Global sportswear brand Nike will be pulling its products from eCommerce giant Amazon. In a CNBC article, a Nike spokesperson said the brand now aims to pivot its focus towards enhancing customer experience through “more direct and personal relationships”. However, according to Nike, it will continue investing on other retailers and platforms. Nike did not respond to Marketing’s queries at the time of writing.
Nike first partnered with Amazon in 2017, to run a pilot test by selling a limited product assortment on the eCommerce platform. According to Nike, the decision to put its products up on Amazon initially was in exchange for stricter policing of counterfeits and restrictions on unsanctioned sales of its products.
Two year on, in an earnings call in September this year, Nike’s EVP and chief financial officer Andy Campion said the brand’s long term goal is to reshape the marketplace to one in which the brand is connected more directly with the consumers and members. This would be done through NIKE Direct, which is a new strategy for online sales and creates product based on analytics, and strategic wholesale partners.
This has led to speculation of whether other brands would follow suit. In a conversation with Marketing, many industry players raised similar questions around Nike’s exit from the Amazon platform.
Stridec Worldwide’s founder Alva Chew said Amazon still remains as one of the biggest platform for up and coming brands which are looking to grow their online presence and market share. He added that for newer players there are more pros than cons to being on the Amazon platform.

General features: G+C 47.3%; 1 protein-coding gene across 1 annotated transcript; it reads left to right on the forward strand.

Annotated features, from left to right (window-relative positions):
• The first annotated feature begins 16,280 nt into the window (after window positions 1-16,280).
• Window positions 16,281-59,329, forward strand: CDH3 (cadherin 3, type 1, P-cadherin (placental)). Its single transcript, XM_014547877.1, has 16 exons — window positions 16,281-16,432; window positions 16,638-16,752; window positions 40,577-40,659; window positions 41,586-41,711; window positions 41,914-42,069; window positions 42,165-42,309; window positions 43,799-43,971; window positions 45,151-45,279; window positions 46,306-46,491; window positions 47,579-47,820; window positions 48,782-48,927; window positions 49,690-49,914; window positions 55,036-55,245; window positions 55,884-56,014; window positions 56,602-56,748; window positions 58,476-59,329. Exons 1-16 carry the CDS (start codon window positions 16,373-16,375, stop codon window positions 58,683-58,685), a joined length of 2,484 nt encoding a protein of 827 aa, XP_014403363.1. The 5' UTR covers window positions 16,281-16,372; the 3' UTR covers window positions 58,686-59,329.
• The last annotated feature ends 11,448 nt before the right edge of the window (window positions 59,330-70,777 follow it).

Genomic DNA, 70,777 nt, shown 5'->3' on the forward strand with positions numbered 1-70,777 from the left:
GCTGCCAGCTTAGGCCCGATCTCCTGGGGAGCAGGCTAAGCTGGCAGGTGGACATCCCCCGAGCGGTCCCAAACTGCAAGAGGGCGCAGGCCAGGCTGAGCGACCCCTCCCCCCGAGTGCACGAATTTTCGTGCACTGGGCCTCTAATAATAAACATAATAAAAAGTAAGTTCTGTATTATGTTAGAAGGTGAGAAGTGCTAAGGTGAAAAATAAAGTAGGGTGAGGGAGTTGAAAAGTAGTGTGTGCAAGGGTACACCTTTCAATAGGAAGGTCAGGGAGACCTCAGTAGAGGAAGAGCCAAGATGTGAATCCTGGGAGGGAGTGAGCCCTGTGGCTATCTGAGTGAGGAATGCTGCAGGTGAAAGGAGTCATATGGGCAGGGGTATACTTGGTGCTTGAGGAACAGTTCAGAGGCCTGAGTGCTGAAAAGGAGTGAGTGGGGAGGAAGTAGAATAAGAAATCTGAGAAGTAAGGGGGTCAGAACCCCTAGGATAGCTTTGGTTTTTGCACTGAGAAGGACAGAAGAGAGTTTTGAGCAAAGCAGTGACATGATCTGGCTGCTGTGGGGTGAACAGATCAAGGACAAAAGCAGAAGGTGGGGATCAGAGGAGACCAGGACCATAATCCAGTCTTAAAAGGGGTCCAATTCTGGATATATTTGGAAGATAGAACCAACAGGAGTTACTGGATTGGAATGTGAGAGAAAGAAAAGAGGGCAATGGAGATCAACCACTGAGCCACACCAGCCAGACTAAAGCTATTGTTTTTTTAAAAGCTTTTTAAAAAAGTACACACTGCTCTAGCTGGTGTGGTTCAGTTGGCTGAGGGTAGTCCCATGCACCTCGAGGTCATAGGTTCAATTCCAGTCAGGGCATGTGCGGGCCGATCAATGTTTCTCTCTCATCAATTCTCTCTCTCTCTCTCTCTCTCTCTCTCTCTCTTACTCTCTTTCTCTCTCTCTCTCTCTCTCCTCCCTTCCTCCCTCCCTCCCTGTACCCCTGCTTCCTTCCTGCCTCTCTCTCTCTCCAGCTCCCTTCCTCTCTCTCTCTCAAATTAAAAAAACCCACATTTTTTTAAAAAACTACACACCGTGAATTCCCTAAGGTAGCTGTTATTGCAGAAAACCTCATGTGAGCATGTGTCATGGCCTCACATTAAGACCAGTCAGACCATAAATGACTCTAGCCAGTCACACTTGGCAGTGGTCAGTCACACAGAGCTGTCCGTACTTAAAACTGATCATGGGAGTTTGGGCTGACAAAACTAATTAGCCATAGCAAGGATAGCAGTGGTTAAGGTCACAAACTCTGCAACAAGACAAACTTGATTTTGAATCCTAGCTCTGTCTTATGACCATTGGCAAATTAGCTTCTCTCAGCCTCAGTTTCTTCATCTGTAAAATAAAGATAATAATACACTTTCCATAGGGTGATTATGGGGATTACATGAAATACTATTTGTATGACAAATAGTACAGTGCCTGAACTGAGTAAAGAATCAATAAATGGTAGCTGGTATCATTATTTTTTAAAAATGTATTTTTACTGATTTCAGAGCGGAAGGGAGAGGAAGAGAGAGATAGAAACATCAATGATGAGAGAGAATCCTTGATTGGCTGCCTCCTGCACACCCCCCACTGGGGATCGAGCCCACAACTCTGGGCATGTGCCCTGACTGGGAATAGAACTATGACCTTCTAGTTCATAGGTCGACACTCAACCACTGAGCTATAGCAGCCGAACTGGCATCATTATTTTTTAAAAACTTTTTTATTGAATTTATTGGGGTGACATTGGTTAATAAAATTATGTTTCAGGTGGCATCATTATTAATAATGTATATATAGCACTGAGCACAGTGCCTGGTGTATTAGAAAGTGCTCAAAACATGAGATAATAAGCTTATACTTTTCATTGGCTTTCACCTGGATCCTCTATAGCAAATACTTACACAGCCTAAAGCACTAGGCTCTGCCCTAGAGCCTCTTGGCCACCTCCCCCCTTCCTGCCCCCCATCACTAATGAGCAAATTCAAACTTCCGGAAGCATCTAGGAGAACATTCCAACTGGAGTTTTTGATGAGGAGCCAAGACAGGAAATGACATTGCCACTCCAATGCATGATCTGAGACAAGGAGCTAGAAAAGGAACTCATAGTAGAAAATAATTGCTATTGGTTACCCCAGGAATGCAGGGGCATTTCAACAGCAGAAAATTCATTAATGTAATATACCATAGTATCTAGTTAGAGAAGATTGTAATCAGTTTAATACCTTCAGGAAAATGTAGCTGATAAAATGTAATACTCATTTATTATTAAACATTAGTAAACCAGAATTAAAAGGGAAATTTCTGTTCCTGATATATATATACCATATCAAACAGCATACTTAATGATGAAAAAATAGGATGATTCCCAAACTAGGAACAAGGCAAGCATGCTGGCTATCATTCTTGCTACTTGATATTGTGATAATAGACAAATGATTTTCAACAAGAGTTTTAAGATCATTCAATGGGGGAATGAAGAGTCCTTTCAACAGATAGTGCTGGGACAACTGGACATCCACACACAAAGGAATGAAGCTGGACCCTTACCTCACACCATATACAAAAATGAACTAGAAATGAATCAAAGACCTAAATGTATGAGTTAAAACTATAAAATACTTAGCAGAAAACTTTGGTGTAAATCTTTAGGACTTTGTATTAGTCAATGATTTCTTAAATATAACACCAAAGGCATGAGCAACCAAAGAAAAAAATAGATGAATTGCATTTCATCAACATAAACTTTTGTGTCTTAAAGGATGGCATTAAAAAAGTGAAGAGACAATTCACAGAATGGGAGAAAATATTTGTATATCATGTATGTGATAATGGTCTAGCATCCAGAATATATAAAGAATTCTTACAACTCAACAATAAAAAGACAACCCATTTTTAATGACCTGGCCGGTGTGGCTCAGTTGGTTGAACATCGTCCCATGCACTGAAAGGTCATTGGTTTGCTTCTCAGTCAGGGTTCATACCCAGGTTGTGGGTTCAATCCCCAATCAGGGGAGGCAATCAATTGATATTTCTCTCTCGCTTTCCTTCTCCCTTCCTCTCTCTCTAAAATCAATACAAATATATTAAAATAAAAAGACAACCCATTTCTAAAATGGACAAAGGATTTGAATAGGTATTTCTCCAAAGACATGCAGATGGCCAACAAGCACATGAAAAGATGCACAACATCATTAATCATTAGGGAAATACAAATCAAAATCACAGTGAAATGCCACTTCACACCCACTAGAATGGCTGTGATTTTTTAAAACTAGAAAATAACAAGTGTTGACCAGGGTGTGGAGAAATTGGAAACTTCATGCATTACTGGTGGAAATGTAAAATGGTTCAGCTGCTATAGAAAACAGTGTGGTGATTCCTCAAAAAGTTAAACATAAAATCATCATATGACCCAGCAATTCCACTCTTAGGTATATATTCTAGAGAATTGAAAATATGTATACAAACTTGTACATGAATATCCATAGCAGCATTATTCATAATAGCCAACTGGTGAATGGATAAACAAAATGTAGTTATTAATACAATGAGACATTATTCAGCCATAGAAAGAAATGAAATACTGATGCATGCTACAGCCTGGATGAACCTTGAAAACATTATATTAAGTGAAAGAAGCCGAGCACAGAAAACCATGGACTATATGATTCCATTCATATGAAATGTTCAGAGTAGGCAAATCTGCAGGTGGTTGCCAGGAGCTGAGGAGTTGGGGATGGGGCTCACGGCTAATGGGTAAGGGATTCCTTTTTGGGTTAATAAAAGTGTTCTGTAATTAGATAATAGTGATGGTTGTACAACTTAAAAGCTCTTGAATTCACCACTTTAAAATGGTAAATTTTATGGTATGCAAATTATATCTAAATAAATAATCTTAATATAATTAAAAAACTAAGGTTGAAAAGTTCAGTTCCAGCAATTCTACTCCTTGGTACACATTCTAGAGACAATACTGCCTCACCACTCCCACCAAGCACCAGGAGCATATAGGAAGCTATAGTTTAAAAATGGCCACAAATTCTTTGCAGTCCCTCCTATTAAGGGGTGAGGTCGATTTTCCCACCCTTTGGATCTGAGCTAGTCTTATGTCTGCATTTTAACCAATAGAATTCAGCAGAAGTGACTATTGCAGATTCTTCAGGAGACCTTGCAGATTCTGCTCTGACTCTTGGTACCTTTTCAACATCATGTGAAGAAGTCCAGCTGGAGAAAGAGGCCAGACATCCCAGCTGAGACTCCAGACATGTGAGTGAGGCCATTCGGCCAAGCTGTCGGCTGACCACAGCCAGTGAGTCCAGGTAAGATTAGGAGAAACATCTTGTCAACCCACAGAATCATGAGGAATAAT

Hence, this definitely would not be a move for the newer players in the market. However, this might trigger major established players to reevaluate its position and presence on Amazon. He added:
I won’t be surprised that in the months to come, a few more notable brands choose to make the same decision.
Chew added that Nike’s move to break up with Amazon is also an indication that having exposure to a larger segment of the consumer audience does not always translate to stronger sales and profitability. Sometimes, being on external platforms also means that a brand is unable to provide the overall experience in line with its own brand ethos. Chew said, “Especially for a major brand such as Nike, there are significant limitations to the kind of online experience that they can deliver via an online marketplace such as Amazon which might not add value to the brand experience that Nike wants to give its customers.”
A maturity in retail?
Taking a different stance on Nike’s decision was Kyriakos Zannikos, CEO of Digital Commerce Intelligence at ECHO Commerce Consulting. Zannikos said that on one hand, the retail history books will mark this down as a “classic lose-lose” situation for the protagonists, but on the other hand it signals reaching a new maturity stage in the retail world. Nike, as such, will either prove the hero or the martyr for the rest of the brands that negotiate partnership terms with Amazon.
However, Zannikos added that may not be wise for brands to follow Nike’s move which he labelled “unnecessary” as terms can always be negotiated.